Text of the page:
The shutters are closed while the sun is up. At least now the nights are cooler and we can air the house in the cool of the morning.
Most plants are showing signs of heat exhaustion and the lack of rain. The Chitalpa does not get watered but it has flowered for even longer this year, having had flowers since early June.
The plants in this patch of the back garden get sun most of the day. The lavender has survived for many years, although it has finished flowering for this year. I am not sure whether the Colutea will survive as all I can see is its seed pods with no leaves. Surprisingly, the Eucryphea has started to flower even although some of its leaves have been burnt by the sun.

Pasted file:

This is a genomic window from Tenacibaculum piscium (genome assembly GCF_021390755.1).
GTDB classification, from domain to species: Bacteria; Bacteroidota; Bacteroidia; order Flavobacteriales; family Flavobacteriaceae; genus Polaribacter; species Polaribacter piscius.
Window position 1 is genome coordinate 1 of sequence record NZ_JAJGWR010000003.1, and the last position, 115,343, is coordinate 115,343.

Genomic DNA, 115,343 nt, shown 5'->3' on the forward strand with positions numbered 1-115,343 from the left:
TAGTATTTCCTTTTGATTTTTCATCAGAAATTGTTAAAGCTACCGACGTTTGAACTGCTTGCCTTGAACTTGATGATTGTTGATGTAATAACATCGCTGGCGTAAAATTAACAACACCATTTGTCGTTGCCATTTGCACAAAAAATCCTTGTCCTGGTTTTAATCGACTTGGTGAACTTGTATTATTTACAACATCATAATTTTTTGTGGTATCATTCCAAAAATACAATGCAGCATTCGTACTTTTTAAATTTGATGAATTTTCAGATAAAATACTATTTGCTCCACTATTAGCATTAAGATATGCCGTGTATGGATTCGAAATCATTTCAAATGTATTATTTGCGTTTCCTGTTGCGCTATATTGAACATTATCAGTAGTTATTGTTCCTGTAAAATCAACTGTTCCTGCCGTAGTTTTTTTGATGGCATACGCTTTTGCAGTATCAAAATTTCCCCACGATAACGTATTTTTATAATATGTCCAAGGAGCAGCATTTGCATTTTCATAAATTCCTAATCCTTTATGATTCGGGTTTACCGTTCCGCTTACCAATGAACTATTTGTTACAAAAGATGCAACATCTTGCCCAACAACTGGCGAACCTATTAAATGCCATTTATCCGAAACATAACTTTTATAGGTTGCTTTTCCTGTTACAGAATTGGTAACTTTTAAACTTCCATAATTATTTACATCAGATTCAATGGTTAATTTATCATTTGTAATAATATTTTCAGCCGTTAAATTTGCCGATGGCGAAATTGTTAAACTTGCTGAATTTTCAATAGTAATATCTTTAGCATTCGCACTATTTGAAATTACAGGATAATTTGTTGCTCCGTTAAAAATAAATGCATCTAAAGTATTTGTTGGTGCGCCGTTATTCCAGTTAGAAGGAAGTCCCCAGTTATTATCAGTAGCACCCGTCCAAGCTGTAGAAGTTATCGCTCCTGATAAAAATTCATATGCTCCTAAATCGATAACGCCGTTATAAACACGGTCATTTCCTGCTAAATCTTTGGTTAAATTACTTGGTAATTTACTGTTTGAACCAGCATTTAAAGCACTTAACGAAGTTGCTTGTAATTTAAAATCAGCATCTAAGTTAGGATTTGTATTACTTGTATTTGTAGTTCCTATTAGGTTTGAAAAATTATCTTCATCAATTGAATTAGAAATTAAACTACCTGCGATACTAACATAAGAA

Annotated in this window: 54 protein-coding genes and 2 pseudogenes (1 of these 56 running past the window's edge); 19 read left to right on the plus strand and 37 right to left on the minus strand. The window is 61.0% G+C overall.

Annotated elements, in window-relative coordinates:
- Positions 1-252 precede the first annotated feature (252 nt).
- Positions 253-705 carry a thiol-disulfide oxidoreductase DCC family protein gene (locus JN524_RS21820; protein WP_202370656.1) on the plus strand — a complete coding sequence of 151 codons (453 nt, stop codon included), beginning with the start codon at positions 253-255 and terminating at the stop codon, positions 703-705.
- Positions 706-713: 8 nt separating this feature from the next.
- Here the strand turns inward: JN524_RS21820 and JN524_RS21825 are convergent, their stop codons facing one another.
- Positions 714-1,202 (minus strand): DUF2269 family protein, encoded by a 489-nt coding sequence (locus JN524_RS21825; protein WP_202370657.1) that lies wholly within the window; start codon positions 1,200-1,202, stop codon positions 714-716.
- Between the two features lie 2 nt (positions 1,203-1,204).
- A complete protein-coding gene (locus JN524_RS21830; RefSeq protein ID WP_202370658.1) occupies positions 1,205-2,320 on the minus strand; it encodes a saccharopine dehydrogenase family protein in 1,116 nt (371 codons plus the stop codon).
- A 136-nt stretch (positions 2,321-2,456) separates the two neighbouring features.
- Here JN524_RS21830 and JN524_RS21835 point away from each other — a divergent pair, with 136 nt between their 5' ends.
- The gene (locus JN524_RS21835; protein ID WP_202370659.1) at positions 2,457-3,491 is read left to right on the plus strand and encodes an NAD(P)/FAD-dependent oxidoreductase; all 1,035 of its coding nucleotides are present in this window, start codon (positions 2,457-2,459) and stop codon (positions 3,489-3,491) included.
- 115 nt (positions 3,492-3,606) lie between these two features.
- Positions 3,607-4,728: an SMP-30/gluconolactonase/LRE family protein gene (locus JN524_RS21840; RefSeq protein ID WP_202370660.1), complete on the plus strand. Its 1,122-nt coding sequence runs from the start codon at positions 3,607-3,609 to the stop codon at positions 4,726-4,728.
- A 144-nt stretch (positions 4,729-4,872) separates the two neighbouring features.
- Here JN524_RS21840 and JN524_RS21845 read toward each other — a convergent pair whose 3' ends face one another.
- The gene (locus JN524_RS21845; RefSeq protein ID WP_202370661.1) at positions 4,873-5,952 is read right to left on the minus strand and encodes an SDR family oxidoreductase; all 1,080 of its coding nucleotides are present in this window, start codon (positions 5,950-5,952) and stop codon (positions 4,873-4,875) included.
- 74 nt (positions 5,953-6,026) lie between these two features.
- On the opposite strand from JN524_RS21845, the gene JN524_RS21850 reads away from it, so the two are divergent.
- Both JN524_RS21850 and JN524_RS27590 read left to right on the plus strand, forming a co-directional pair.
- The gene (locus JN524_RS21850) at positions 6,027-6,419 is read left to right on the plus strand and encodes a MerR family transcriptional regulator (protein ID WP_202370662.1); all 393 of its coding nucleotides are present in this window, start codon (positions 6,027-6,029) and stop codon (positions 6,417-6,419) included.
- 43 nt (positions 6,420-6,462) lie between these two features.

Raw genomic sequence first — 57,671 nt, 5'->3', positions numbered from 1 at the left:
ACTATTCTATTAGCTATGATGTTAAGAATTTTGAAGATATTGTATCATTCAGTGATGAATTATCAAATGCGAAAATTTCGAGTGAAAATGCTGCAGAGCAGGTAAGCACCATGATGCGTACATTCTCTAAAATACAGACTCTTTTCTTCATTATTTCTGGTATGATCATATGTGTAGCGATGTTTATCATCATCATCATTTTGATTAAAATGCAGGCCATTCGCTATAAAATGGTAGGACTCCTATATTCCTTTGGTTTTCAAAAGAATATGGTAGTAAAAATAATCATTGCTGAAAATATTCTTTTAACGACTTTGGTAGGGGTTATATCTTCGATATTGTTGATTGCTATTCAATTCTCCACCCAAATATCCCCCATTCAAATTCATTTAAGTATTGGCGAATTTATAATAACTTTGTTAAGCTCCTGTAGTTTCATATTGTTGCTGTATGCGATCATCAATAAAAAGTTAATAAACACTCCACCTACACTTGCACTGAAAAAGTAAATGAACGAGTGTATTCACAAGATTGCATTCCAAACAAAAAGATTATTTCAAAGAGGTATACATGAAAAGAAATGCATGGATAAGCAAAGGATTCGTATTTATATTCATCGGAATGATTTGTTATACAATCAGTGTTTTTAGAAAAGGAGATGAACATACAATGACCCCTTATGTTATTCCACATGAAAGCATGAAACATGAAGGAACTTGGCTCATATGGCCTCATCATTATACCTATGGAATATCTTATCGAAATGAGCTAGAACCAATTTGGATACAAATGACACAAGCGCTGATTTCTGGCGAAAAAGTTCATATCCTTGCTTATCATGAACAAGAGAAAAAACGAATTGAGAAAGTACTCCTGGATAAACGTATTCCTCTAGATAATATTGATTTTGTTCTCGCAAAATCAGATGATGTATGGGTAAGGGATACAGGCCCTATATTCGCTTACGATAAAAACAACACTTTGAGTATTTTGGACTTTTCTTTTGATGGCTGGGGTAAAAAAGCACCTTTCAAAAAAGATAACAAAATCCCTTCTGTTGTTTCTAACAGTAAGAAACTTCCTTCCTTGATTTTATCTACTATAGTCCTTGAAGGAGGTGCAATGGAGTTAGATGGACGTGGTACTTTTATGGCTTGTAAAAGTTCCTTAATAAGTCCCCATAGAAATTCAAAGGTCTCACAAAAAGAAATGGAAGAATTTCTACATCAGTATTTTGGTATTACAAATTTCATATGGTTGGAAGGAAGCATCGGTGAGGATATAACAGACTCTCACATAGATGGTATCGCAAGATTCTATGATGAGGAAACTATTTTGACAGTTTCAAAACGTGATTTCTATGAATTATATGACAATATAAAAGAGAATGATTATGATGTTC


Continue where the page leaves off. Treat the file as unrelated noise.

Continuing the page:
I’m not sure what the yellow flowers are in this area. They are very tough perennials which grow out of tubers that must allow them to survive in the heat and dry.
They are very attractive to the honey bees and although I find them rather invasive, I do appreciate them during hot summers.
The cat’s ears in our “lawn” provide a splash of colour in the sunshine as the lawn is a crispy brown.
The honey bees love the pollen and have been bringing in this bright orange pollen to the hives.
The cat’s ear weed attracts the Dasypoda bees. They are also called pantaloon bees as their hind legs have such long hairs for collecting the pollen. These bees nest in sandy soil, digging tunnels into the ground to lay their eggs. I am sure I must have nests nearby but I have never discovered any.
The larger Tetradium daniellii (the bee-bee tree) has just started to flower on the top branches and there is a satisfactory buzz when I stand underneath it. The garden is managing in the heat better than I am but both of us would benefit from some refreshing rain.